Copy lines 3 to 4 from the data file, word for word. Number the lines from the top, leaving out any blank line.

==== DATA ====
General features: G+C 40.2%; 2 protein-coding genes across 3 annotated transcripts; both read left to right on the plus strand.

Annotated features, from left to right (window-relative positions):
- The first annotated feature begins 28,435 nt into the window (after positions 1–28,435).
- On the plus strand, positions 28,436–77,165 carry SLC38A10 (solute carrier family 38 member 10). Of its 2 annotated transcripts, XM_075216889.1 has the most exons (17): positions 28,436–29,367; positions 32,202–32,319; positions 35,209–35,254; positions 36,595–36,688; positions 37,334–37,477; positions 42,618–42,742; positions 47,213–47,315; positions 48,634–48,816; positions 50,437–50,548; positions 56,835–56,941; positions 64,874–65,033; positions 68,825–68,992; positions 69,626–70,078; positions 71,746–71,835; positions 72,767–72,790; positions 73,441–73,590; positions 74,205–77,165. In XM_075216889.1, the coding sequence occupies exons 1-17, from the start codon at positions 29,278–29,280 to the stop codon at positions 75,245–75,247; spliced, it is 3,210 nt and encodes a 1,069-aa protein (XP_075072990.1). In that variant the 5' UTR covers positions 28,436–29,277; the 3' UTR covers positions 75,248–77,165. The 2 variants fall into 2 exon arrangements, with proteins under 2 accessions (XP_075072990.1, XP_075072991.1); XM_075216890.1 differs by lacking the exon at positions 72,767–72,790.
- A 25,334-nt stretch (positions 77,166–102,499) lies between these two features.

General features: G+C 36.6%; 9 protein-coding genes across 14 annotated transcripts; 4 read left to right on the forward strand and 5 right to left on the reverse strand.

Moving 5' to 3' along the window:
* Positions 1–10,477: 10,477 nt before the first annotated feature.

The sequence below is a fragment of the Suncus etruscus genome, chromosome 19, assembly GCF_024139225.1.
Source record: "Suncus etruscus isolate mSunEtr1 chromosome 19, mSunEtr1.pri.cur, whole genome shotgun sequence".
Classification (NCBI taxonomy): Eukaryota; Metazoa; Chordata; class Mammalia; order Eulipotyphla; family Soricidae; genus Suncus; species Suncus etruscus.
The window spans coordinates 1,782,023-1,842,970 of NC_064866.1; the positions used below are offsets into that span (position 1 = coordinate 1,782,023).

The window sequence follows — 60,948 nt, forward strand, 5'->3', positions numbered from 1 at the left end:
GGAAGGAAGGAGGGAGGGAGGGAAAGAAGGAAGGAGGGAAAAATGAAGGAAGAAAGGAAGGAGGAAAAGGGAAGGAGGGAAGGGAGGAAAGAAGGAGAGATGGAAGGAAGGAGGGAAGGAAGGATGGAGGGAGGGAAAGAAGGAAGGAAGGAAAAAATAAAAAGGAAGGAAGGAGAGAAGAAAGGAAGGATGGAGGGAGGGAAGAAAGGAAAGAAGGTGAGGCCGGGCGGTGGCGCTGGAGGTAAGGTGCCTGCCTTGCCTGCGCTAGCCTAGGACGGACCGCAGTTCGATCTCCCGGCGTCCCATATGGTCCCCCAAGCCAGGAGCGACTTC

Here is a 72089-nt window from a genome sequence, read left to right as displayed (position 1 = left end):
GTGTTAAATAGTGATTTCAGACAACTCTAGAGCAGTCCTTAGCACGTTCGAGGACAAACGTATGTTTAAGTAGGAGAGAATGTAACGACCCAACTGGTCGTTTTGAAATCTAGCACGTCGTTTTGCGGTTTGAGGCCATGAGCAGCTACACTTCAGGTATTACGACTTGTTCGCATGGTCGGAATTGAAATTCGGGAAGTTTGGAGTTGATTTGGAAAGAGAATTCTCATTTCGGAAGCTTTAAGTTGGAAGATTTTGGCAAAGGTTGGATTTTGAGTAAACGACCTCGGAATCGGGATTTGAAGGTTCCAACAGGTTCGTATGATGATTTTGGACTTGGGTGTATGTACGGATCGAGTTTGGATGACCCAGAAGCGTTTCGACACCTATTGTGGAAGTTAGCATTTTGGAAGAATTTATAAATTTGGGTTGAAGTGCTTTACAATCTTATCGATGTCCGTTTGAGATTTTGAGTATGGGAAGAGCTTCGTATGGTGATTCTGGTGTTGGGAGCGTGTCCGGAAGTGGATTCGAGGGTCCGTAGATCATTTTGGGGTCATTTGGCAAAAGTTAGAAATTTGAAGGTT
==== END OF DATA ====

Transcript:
- The first annotated feature begins 28,435 nt into the window (after positions 1–28,435).
- On the plus strand, positions 28,436–77,165 carry SLC38A10 (solute carrier family 38 member 10). Of its 2 annotated transcripts, XM_075216889.1 has the most exons (17): positions 28,436–29,367; positions 32,202–32,319; positions 35,209–35,254; positions 36,595–36,688; positions 37,334–37,477; positions 42,618–42,742; positions 47,213–47,315; positions 48,634–48,816; positions 50,437–50,548; positions 56,835–56,941; positions 64,874–65,033; positions 68,825–68,992; positions 69,626–70,078; positions 71,746–71,835; positions 72,767–72,790; positions 73,441–73,590; positions 74,205–77,165. In XM_075216889.1, the coding sequence occupies exons 1-17, from the start codon at positions 29,278–29,280 to the stop codon at positions 75,245–75,247; spliced, it is 3,210 nt and encodes a 1,069-aa protein (XP_075072990.1). In that variant the 5' UTR covers positions 28,436–29,277; the 3' UTR covers positions 75,248–77,165. The 2 variants fall into 2 exon arrangements, with proteins under 2 accessions (XP_075072990.1, XP_075072991.1); XM_075216890.1 differs by lacking the exon at positions 72,767–72,790.